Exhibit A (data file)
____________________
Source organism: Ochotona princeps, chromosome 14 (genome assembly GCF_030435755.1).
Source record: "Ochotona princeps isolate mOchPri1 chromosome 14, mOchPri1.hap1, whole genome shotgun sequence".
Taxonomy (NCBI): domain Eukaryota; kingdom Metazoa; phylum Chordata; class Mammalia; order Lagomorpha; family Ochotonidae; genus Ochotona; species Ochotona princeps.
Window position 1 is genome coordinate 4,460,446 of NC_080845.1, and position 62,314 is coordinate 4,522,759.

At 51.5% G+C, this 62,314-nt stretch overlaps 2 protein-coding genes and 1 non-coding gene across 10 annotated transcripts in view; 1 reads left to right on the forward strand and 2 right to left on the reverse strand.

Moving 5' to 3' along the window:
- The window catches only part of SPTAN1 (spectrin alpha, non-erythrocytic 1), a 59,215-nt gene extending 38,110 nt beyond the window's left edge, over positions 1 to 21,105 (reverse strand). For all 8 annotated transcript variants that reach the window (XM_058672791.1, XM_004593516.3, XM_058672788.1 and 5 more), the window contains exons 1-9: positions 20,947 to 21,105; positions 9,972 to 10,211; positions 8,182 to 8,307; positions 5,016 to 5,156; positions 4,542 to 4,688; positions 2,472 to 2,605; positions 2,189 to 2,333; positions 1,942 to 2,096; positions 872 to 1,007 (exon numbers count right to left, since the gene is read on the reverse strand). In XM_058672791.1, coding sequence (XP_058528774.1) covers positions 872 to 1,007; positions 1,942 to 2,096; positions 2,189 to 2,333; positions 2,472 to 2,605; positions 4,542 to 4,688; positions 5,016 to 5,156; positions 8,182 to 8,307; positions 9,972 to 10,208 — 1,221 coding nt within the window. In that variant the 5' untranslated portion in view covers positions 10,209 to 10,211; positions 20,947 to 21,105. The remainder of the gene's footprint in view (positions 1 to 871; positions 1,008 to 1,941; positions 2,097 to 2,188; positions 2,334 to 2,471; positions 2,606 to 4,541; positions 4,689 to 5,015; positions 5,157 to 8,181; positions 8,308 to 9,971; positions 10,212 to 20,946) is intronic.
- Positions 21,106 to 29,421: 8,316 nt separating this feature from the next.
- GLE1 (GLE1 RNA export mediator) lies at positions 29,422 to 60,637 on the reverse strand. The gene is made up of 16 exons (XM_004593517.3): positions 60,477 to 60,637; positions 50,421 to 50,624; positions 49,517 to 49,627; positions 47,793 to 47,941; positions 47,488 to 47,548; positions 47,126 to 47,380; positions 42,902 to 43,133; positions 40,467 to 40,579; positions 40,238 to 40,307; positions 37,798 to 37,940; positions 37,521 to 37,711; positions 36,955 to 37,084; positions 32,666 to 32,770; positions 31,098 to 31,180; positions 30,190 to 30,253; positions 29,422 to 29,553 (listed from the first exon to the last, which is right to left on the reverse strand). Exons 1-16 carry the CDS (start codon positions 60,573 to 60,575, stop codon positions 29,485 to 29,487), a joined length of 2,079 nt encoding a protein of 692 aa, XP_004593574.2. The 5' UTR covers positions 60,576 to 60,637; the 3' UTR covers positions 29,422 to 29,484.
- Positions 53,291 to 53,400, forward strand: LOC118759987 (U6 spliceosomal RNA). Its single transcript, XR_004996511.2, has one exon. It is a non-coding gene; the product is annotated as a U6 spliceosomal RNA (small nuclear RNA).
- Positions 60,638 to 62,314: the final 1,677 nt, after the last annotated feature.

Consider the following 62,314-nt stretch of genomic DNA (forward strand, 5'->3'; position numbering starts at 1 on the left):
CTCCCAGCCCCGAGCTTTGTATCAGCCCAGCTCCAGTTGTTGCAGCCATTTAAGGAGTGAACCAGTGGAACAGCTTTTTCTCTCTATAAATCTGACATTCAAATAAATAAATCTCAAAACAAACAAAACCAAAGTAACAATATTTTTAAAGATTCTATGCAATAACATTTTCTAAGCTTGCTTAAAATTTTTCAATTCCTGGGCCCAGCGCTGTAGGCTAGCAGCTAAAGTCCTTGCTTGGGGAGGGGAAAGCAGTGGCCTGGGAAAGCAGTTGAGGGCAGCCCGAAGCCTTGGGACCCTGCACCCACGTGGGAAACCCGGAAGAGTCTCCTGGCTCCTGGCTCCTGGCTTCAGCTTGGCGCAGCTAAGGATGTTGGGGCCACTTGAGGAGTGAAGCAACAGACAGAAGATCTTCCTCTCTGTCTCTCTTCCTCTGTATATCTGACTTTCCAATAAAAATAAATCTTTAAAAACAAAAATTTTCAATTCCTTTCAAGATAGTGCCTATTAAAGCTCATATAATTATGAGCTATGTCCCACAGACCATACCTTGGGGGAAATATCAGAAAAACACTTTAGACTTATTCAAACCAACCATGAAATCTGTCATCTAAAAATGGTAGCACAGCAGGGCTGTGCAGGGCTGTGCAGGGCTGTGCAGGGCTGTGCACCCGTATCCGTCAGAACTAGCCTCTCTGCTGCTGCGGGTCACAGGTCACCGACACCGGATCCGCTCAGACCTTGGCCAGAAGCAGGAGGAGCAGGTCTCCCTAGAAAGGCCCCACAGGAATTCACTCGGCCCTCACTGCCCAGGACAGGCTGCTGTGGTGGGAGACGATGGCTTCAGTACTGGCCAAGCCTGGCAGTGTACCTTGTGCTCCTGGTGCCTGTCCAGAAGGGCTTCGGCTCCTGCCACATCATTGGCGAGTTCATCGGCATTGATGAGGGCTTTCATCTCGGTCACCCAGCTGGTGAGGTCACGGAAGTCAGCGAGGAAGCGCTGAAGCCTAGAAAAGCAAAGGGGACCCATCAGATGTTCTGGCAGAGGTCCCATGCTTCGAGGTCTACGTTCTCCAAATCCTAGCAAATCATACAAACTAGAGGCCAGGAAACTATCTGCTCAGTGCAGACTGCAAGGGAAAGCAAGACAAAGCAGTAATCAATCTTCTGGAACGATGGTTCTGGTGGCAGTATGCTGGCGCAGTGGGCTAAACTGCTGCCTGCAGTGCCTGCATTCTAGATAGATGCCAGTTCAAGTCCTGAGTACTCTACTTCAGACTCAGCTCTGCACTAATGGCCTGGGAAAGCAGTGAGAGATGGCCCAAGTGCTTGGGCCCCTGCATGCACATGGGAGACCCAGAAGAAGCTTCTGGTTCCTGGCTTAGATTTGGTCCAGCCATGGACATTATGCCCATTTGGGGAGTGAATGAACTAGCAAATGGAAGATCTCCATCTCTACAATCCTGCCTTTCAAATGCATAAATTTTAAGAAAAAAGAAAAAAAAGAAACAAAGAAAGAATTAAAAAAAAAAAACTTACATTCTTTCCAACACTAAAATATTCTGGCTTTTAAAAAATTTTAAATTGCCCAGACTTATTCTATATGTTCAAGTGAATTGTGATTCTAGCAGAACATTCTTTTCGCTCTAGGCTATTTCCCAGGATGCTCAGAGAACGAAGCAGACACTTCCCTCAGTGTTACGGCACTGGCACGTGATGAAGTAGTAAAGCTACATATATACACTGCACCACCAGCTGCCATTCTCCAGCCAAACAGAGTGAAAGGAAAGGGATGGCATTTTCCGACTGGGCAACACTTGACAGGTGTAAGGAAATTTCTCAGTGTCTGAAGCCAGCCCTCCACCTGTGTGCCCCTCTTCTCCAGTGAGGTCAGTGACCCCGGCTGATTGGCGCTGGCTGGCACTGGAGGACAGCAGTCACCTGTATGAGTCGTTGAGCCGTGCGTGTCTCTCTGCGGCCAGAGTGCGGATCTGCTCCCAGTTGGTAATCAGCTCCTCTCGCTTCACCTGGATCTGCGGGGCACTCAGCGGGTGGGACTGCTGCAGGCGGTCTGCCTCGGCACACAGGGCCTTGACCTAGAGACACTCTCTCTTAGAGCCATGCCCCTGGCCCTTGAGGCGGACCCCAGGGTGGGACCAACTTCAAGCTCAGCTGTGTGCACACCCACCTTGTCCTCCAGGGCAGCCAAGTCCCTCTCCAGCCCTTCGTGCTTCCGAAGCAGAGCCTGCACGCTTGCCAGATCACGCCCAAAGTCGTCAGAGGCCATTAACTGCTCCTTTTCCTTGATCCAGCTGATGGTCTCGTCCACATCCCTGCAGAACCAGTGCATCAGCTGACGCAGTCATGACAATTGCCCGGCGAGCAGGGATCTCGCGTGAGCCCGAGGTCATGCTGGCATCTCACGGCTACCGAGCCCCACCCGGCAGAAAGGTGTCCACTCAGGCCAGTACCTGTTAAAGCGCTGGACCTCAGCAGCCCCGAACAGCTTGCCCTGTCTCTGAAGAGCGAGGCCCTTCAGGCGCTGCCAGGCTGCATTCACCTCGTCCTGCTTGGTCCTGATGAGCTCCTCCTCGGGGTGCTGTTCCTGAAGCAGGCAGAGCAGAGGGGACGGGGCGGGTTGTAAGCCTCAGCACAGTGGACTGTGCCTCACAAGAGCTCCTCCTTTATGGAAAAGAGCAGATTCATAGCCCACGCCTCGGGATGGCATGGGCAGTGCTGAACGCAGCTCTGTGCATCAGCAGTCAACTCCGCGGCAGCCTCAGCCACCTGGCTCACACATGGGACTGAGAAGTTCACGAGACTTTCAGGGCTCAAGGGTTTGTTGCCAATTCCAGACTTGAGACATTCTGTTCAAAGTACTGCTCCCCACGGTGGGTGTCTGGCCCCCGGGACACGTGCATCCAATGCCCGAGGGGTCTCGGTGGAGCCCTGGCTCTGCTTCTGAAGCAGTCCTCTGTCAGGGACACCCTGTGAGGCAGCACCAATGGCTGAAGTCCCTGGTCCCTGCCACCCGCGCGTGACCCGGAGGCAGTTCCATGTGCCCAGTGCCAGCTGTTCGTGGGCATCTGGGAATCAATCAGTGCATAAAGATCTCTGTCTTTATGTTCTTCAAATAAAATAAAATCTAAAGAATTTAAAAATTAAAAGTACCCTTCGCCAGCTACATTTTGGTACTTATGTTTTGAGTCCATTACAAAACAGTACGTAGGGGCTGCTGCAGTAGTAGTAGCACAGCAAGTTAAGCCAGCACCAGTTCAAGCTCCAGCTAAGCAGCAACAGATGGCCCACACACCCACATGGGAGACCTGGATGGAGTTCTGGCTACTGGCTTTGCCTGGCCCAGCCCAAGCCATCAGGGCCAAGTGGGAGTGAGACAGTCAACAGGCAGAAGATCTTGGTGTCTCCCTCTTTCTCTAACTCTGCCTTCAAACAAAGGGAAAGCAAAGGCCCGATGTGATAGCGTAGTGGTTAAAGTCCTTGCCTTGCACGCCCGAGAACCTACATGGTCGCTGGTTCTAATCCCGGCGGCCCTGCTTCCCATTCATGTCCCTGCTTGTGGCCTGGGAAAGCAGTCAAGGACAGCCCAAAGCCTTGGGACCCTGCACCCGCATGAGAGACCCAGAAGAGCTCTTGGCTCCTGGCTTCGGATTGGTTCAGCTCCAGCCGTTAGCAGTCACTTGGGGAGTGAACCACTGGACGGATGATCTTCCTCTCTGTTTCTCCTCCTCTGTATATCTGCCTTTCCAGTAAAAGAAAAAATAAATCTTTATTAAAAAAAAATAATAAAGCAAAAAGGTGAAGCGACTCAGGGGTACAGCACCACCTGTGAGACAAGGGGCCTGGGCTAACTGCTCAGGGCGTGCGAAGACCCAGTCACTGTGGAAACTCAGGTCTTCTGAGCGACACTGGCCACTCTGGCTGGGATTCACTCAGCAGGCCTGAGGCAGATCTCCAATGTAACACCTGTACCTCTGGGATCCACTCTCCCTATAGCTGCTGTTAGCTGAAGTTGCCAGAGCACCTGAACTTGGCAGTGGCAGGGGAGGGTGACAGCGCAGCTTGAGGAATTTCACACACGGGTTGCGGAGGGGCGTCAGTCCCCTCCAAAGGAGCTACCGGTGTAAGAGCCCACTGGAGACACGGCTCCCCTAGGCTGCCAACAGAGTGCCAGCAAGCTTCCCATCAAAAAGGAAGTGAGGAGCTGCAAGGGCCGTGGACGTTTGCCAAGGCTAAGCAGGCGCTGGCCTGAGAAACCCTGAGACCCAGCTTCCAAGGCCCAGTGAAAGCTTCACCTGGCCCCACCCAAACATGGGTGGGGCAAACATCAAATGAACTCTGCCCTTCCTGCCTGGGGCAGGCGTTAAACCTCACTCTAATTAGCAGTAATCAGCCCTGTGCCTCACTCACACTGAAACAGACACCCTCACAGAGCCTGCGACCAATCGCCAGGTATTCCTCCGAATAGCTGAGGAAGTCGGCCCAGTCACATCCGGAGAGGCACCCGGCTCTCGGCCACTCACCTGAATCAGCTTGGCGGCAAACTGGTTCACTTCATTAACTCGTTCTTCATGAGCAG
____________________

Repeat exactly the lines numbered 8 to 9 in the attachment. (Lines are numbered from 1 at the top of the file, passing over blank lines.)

- Positions 21,106 to 29,421: 8,316 nt separating this feature from the next.
- GLE1 (GLE1 RNA export mediator) lies at positions 29,422 to 60,637 on the reverse strand. The gene is made up of 16 exons (XM_004593517.3): positions 60,477 to 60,637; positions 50,421 to 50,624; positions 49,517 to 49,627; positions 47,793 to 47,941; positions 47,488 to 47,548; positions 47,126 to 47,380; positions 42,902 to 43,133; positions 40,467 to 40,579; positions 40,238 to 40,307; positions 37,798 to 37,940; positions 37,521 to 37,711; positions 36,955 to 37,084; positions 32,666 to 32,770; positions 31,098 to 31,180; positions 30,190 to 30,253; positions 29,422 to 29,553 (listed from the first exon to the last, which is right to left on the reverse strand). Exons 1-16 carry the CDS (start codon positions 60,573 to 60,575, stop codon positions 29,485 to 29,487), a joined length of 2,079 nt encoding a protein of 692 aa, XP_004593574.2. The 5' UTR covers positions 60,576 to 60,637; the 3' UTR covers positions 29,422 to 29,484.